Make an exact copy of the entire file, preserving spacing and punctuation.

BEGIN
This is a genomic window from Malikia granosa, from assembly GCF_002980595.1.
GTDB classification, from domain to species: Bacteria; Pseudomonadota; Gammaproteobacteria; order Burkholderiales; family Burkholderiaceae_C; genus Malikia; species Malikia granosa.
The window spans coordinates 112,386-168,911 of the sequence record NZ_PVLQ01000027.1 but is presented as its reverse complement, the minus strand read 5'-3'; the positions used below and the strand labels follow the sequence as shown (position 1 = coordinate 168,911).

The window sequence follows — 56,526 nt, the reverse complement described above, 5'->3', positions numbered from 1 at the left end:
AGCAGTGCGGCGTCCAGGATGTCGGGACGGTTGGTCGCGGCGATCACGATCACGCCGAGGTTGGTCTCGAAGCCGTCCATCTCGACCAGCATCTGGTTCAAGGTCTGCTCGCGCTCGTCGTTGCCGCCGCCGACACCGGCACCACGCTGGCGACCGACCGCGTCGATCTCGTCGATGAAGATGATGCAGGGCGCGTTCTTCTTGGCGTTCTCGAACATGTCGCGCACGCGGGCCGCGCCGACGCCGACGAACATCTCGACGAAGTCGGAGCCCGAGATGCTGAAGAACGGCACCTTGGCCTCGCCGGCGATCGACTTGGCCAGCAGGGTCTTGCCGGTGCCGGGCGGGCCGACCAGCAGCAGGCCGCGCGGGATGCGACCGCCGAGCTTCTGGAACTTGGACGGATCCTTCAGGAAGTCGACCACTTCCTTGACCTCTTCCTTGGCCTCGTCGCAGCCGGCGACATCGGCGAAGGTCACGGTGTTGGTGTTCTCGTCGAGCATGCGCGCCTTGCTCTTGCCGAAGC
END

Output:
This is a genomic window from Malikia granosa, from assembly GCF_002980595.1.
GTDB classification, from domain to species: Bacteria; Pseudomonadota; Gammaproteobacteria; order Burkholderiales; family Burkholderiaceae_C; genus Malikia; species Malikia granosa.
The window spans coordinates 112,386-168,911 of the sequence record NZ_PVLQ01000027.1 but is presented as its reverse complement, the minus strand read 5'-3'; the positions used below and the strand labels follow the sequence as shown (position 1 = coordinate 168,911).

The window sequence follows — 56,526 nt, the reverse complement described above, 5'->3', positions numbered from 1 at the left end:
AGCAGTGCGGCGTCCAGGATGTCGGGACGGTTGGTCGCGGCGATCACGATCACGCCGAGGTTGGTCTCGAAGCCGTCCATCTCGACCAGCATCTGGTTCAAGGTCTGCTCGCGCTCGTCGTTGCCGCCGCCGACACCGGCACCACGCTGGCGACCGACCGCGTCGATCTCGTCGATGAAGATGATGCAGGGCGCGTTCTTCTTGGCGTTCTCGAACATGTCGCGCACGCGGGCCGCGCCGACGCCGACGAACATCTCGACGAAGTCGGAGCCCGAGATGCTGAAGAACGGCACCTTGGCCTCGCCGGCGATCGACTTGGCCAGCAGGGTCTTGCCGGTGCCGGGCGGGCCGACCAGCAGCAGGCCGCGCGGGATGCGACCGCCGAGCTTCTGGAACTTGGACGGATCCTTCAGGAAGTCGACCACTTCCTTGACCTCTTCCTTGGCCTCGTCGCAGCCGGCGACATCGGCGAAGGTCACGGTGTTGGTGTTCTCGTCGAGCATGCGCGCCTTGCTCTTGCCGAAGC